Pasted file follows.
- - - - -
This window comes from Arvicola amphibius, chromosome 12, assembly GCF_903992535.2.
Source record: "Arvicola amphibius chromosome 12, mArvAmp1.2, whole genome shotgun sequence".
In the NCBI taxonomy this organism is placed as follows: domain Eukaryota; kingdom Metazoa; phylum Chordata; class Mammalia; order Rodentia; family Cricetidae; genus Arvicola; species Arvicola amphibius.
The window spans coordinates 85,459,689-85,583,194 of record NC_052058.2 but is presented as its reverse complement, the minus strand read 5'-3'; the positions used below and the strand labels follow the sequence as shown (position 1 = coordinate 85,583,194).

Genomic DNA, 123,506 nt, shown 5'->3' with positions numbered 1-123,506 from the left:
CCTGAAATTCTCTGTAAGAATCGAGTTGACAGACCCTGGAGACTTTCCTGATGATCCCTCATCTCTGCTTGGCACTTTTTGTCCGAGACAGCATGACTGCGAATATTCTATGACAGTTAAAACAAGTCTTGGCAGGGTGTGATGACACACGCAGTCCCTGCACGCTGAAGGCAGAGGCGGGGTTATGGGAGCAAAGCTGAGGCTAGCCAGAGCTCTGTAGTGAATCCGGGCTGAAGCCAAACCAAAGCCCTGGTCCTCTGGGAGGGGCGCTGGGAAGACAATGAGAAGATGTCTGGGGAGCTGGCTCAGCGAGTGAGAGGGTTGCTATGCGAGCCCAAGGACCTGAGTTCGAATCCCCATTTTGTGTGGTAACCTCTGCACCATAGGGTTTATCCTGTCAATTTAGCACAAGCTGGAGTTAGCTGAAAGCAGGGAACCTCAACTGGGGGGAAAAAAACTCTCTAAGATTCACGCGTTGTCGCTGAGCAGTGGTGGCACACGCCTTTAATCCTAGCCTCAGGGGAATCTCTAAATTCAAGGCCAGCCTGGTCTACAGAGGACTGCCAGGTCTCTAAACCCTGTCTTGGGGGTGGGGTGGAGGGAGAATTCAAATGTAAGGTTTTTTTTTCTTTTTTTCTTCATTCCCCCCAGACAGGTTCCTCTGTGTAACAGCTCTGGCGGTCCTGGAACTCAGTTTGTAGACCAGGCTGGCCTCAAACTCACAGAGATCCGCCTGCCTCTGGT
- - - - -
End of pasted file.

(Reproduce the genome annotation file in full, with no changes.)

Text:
This window comes from Arvicola amphibius, chromosome 12, assembly GCF_903992535.2.
Source record: "Arvicola amphibius chromosome 12, mArvAmp1.2, whole genome shotgun sequence".
In the NCBI taxonomy this organism is placed as follows: domain Eukaryota; kingdom Metazoa; phylum Chordata; class Mammalia; order Rodentia; family Cricetidae; genus Arvicola; species Arvicola amphibius.
The window spans coordinates 85,459,689-85,583,194 of record NC_052058.2 but is presented as its reverse complement, the minus strand read 5'-3'; the positions used below and the strand labels follow the sequence as shown (position 1 = coordinate 85,583,194).

Genomic DNA, 123,506 nt, shown 5'->3' with positions numbered 1-123,506 from the left:
CCTGAAATTCTCTGTAAGAATCGAGTTGACAGACCCTGGAGACTTTCCTGATGATCCCTCATCTCTGCTTGGCACTTTTTGTCCGAGACAGCATGACTGCGAATATTCTATGACAGTTAAAACAAGTCTTGGCAGGGTGTGATGACACACGCAGTCCCTGCACGCTGAAGGCAGAGGCGGGGTTATGGGAGCAAAGCTGAGGCTAGCCAGAGCTCTGTAGTGAATCCGGGCTGAAGCCAAACCAAAGCCCTGGTCCTCTGGGAGGGGCGCTGGGAAGACAATGAGAAGATGTCTGGGGAGCTGGCTCAGCGAGTGAGAGGGTTGCTATGCGAGCCCAAGGACCTGAGTTCGAATCCCCATTTTGTGTGGTAACCTCTGCACCATAGGGTTTATCCTGTCAATTTAGCACAAGCTGGAGTTAGCTGAAAGCAGGGAACCTCAACTGGGGGGAAAAAAACTCTCTAAGATTCACGCGTTGTCGCTGAGCAGTGGTGGCACACGCCTTTAATCCTAGCCTCAGGGGAATCTCTAAATTCAAGGCCAGCCTGGTCTACAGAGGACTGCCAGGTCTCTAAACCCTGTCTTGGGGGTGGGGTGGAGGGAGAATTCAAATGTAAGGTTTTTTTTTCTTTTTTTCTTCATTCCCCCCAGACAGGTTCCTCTGTGTAACAGCTCTGGCGGTCCTGGAACTCAGTTTGTAGACCAGGCTGGCCTCAAACTCACAGAGATCCGCCTGCCTCTGGT